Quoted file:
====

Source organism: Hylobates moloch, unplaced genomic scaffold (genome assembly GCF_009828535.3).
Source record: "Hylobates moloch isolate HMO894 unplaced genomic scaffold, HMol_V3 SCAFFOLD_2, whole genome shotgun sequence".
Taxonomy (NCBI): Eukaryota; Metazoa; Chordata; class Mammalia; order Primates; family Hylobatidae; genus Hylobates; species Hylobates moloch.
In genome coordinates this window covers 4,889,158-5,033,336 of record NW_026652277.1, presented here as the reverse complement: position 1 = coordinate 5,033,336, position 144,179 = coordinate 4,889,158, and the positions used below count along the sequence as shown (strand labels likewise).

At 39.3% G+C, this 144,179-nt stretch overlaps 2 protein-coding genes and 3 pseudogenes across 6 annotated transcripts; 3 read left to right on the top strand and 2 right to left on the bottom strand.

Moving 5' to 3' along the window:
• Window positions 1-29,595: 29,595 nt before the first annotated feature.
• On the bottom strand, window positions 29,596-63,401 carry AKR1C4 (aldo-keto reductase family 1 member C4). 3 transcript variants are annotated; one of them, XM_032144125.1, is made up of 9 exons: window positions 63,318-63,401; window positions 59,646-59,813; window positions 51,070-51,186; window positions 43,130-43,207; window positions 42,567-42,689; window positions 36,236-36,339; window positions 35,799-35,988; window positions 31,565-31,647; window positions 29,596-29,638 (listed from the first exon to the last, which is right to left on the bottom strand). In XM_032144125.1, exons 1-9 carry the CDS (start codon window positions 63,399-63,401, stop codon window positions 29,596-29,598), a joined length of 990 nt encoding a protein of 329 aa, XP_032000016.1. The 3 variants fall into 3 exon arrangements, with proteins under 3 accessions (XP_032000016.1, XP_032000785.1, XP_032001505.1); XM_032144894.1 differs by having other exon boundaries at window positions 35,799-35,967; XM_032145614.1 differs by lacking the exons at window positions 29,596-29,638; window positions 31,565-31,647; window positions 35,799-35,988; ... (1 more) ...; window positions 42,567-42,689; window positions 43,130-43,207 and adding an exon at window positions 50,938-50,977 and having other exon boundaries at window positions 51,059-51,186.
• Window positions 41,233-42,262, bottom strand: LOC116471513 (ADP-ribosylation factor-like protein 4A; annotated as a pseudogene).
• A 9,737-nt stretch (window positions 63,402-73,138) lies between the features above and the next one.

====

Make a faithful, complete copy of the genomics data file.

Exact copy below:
Source organism: Hylobates moloch, unplaced genomic scaffold (genome assembly GCF_009828535.3).
Source record: "Hylobates moloch isolate HMO894 unplaced genomic scaffold, HMol_V3 SCAFFOLD_2, whole genome shotgun sequence".
Taxonomy (NCBI): Eukaryota; Metazoa; Chordata; class Mammalia; order Primates; family Hylobatidae; genus Hylobates; species Hylobates moloch.
In genome coordinates this window covers 4,889,158-5,033,336 of record NW_026652277.1, presented here as the reverse complement: position 1 = coordinate 5,033,336, position 144,179 = coordinate 4,889,158, and the positions used below count along the sequence as shown (strand labels likewise).

At 39.3% G+C, this 144,179-nt stretch overlaps 2 protein-coding genes and 3 pseudogenes across 6 annotated transcripts; 3 read left to right on the top strand and 2 right to left on the bottom strand.

Moving 5' to 3' along the window:
• Window positions 1-29,595: 29,595 nt before the first annotated feature.
• On the bottom strand, window positions 29,596-63,401 carry AKR1C4 (aldo-keto reductase family 1 member C4). 3 transcript variants are annotated; one of them, XM_032144125.1, is made up of 9 exons: window positions 63,318-63,401; window positions 59,646-59,813; window positions 51,070-51,186; window positions 43,130-43,207; window positions 42,567-42,689; window positions 36,236-36,339; window positions 35,799-35,988; window positions 31,565-31,647; window positions 29,596-29,638 (listed from the first exon to the last, which is right to left on the bottom strand). In XM_032144125.1, exons 1-9 carry the CDS (start codon window positions 63,399-63,401, stop codon window positions 29,596-29,598), a joined length of 990 nt encoding a protein of 329 aa, XP_032000016.1. The 3 variants fall into 3 exon arrangements, with proteins under 3 accessions (XP_032000016.1, XP_032000785.1, XP_032001505.1); XM_032144894.1 differs by having other exon boundaries at window positions 35,799-35,967; XM_032145614.1 differs by lacking the exons at window positions 29,596-29,638; window positions 31,565-31,647; window positions 35,799-35,988; ... (1 more) ...; window positions 42,567-42,689; window positions 43,130-43,207 and adding an exon at window positions 50,938-50,977 and having other exon boundaries at window positions 51,059-51,186.
• Window positions 41,233-42,262, bottom strand: LOC116471513 (ADP-ribosylation factor-like protein 4A; annotated as a pseudogene).
• A 9,737-nt stretch (window positions 63,402-73,138) lies between the features above and the next one.